Outside of the autonomous Kurdistan region, Telegram was suspended in Iraq at the ISP level for about a week by order of the Ministry of Communications. The cited reason was “national security concerns” and the leaking of private personal data of citizens, but the ban has been lifted as of August 14 (about a week after blocks began happening).
Iraq’s national security ban of Telegram came after reports of doxxing of citizens
ISP blocks on Telegram began on August 6 in Iraq, roughly concurrent with a Facebook post from the Ministry of Communications citing national security and personal data leakage as reasons for a shutdown order. Zain and Earthlink, the country’s two biggest internet providers, blocked both the backend and frontend of the service. However, the major ISPs based in Kurdistan (such as Korak Telecom and Kurdistan Net) did not restrict access at any point.
These disruptions could have been circumvented by VPN use, though that is something that the Iraq government has declared to be illegal for everyone in the country. The government has a history of shutting down the internet during protests, emergency situations and even during the national exam period (in a bid to curb cheating).
The national security ban of Telegram appeared to be touched off by the discovery of channels that shared the names, addresses and family relationships of residents of Iraq. The Ministry of Communications reportedly asked the messaging app to remove these channels, but received no response.
The ban was in place for a little over a week, lifted on August 14 with a post from the Ministry indicating that Telegram had responded to its requests. A spokesperson from Telegram confirmed that several channels were removed related to Iraq’s request, but that no personal information was shared with the government. Telegram has long had a policy forbidding the sharing of private and protected data without consent.
Privacy apps continue to have a difficult co-existence with governments
Telegram has long promised to limit the data it shares with governments, but it does cooperate with requests in certain cases. It has always promised to release user IP addresses and phone numbers to investigating authorities when presented with a warrant involving terrorism charges. The site’s terms of service also make clear that sticker sets, channels and bots that are publicly available are subject to service rules about illegal content, and anyone can make a request to have these taken down.
Telegram has long maintained that it does not respond to any other requests involving private chats, which are held to be solely the responsibility of the parties involved in them, national security reasons or otherwise. Some controversy was raised in June 2022, when a report from German paper Der Spiegel claimed that Telegram was going beyond its stated policies and providing unencrypted user data to Germany’s Federal Criminal Police Office in relation to assorted terrorism and child abuse investigations. Telegram has confounded the issue by claiming that it will release a transparency report documenting the situation if it ever responds to such a request, but that since it has never responded to one, it has not yet issued any such reports.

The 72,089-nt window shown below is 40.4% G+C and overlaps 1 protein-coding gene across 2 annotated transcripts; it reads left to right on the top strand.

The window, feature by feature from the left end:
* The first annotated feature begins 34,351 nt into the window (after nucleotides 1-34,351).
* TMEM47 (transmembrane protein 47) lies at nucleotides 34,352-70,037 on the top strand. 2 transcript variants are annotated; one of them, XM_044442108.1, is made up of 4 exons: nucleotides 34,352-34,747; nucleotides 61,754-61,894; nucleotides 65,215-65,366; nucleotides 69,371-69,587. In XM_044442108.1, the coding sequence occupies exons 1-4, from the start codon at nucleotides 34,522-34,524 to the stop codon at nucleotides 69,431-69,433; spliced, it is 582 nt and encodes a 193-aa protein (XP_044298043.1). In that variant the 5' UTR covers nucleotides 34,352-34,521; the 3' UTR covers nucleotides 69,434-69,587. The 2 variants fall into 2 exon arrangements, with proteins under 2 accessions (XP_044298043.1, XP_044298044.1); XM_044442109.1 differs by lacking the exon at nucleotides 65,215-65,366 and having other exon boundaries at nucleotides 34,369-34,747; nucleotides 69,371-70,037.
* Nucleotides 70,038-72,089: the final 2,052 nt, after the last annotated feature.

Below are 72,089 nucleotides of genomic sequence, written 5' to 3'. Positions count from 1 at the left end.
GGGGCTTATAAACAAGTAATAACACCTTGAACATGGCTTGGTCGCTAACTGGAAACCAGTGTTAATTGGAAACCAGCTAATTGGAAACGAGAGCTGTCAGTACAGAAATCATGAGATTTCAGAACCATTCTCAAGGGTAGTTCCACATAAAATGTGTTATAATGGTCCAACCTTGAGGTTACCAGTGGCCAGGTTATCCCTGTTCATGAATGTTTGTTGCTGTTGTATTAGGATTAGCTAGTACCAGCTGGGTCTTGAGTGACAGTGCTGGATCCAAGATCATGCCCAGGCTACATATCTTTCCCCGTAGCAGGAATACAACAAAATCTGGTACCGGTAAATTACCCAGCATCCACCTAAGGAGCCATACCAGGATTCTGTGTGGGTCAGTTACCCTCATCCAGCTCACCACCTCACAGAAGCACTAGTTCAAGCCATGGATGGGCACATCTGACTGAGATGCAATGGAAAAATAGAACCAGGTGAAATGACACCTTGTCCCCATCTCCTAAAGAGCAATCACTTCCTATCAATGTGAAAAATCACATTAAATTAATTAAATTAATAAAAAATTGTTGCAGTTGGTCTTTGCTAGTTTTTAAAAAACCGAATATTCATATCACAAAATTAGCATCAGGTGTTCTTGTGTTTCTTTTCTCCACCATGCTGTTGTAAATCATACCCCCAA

Though some questions have been raised about surreptitious cooperation with certain governments on national security and other issues, Telegram’s otherwise staunch stance on privacy has prompted bans in numerous countries, many of them under authoritarian rule. The service has been banned in China since 2015, due to use by human rights lawyers to criticize the government. It remains available in Hong Kong, though there has been talk since mid-2022 about banning it due to doxxing. It has also seen temporary bans in a number of countries during periods of unrest such as Russia, Thailand and Belarus.
Telegram was also suspended in Brazil in late April of this year, after failure to cooperate with a government investigation into alleged neo-Nazi channels on the service. The ban was reversed three days later, but the company was forced to pay a fine of about $186,000 per day that accrued during the suspension.
Encrypted messaging in general is not sitting well with governments around the world, which continue to make sporadic passes at putting an end to it or demanding the sort of privileged access that would render it effectively useless. Perhaps the most egregious attack on it in the Western world is the United Kingdom’s Online Safety Bill, which is broadly expected to pass sometime this year and will include a requirement that all messaging services turn over the content of encrypted messages when requested during certain types of investigations involving national security or child protection. This would necessitate the creation of an internal backdoor into the encryption process, which would necessarily tank user interest in the app and create a serious security issue (as hackers would no doubt immediately begin probing for access). Telegram’s primary secure messaging app competitors, WhatsApp and Signal, have already threatened to pull out of the country if the Online Safety Bill is passed in its current form.